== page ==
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At home in Japan, Nick Martínez pitches US over South Korea

Martínez led the U.S. to a 4-2 victory over South Korea, striking out nine over five innings.

YOKOHAMA, Kanagawa — Nick Martínez stepped onto the mound, and it felt like an old familiar place.

Because it was.

“Felt comfortable the whole game,” he said after striking out nine over five innings and pitching the United States over South Korea 4-2 for a 2-0 record at the Olympics.

A right-hander who turns 31 on Thursday, Martínez (1-0) allowed one run and four hits.

He was 17-30 for Texas from 2014-17 and signed with the Pacific League’s Hokkaido Nippon-Ham Fighters after the Rangers demoted him to Triple-A 13 times. He switched to the Fukuoka SoftBank Hawks this season and is 7-2 with a 2.03 ERA.

While Major League Baseball refused to allow 40-man roster players at the Olympics and many teams blocked top prospects from participating, Nippon Professional Baseball stopped its season, as did the Korean league (KPO).

“I'm familiar with Asian-style baseball,” Martínez said. “I've been fortunate to watch a little bit of the KBO during quarantine last year, so I was able to see some of these guys play and get some information on them. And playing at this field definitely helps.”

Scott McGough, Edwin Jackson, Anthony Gose and David Robertson finished a five-hitter for the Americans, who struck out 14.

Red Sox prospect Triston Casas hit a go-ahead, two-run homer in the fourth off side-arming right-hander Ko Youngpyo (0-1), and Nick Allen went deep with a solo shot in the fifth.

South Korea, which started seven left-handed hitters, went ahead in the first after Park Hae-min led off with a three-hopper to shortstop and beat Allen’s throw for an infield single. He scored when Kim Hyun-soo, who played for Baltimore and Philadelphia in 2016-17, grounded into a forceout.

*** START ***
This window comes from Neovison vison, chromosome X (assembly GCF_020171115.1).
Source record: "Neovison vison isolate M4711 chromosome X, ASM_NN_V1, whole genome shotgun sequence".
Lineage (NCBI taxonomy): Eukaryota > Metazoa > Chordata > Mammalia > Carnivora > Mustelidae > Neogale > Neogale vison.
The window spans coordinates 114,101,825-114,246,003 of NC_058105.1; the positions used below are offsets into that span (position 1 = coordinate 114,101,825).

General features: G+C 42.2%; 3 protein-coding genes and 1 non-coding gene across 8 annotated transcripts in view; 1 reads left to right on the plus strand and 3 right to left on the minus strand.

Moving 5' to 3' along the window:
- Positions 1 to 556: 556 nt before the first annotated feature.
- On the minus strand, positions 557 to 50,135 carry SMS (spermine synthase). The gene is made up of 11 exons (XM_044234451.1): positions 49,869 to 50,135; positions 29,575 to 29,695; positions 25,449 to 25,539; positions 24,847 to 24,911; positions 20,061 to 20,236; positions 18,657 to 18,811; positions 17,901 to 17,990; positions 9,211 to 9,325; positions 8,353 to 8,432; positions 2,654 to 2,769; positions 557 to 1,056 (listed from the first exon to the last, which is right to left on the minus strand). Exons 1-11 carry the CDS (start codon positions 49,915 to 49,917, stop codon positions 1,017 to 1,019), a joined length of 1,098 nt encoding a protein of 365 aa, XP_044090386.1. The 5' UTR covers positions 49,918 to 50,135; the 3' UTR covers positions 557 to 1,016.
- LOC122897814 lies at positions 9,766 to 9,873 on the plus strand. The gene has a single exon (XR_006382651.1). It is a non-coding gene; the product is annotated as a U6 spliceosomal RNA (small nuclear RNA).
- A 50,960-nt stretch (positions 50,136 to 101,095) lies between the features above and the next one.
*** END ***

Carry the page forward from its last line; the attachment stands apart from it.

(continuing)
An overshifted infield, with third baseman Todd Frazier on the right side and second baseman Eddy Alvarez in short right field, likely got the U.S. four extra outs. Manager Mike Scioscia credited coach Darren Fenster with the positioning.

“Today we were able to shrink the field,” Scioscia said.

McGough, a 31-year-old right-hander, had his only big league experience in six games with Miami in 2015. He is in his third season with the Pacific League’s Yakult Swallows.

Gose reached 98.9 mph in his 1 1/3 innings; no other pitcher has topped 94.5 mph.

Robertson got the save after allowing a walk, double and Oh Jaeil's sacrifice fly.

Youngpyo (0-1) allowed one baserunner through three innings before tiring.

“I think I was consistently focusing on changeups,” he said through a translator.

Youngpyo gave up three runs and four hits in 4 2/3 innings, struck out six and walked none.

“He kept us off balance the first time around the order. We didn't have too many good looks there,” Scioscia said.

Alvarez was plunked on the left thigh leading off the fourth. Casas, a 21-year-old who was the 26th overall pick by Boston in the 2018 amateur draft, reached down for a 2-2 change on the inside corner at the knees and drove it about four rows into the right-field seats.

Casas is in his first season at Double-A Portland and will report to a series at Somerset, New York, after the tournament.

Allen, a career minor leaguer for Oakand's Double-A team in Midland, Texas, jumped on a hanging change in the fifth, driving it 10 rows into the left-field seats.

Jamie Westbrook's single chased Ko, and singles by Alvarez and Tyler Austin against Go Woosuk made it 4-1.

South Korea (1-1) faces the Dominican Republic (1-1) on Sunday.

The United States, which beat Israel 8-1 in its opener, earned Sunday off as the Group B winner and plays Group A winner Japan (2-0) on Monday night in the start of a double-elimination second stage.

“We know every game is going to be tough,” Scioscia said.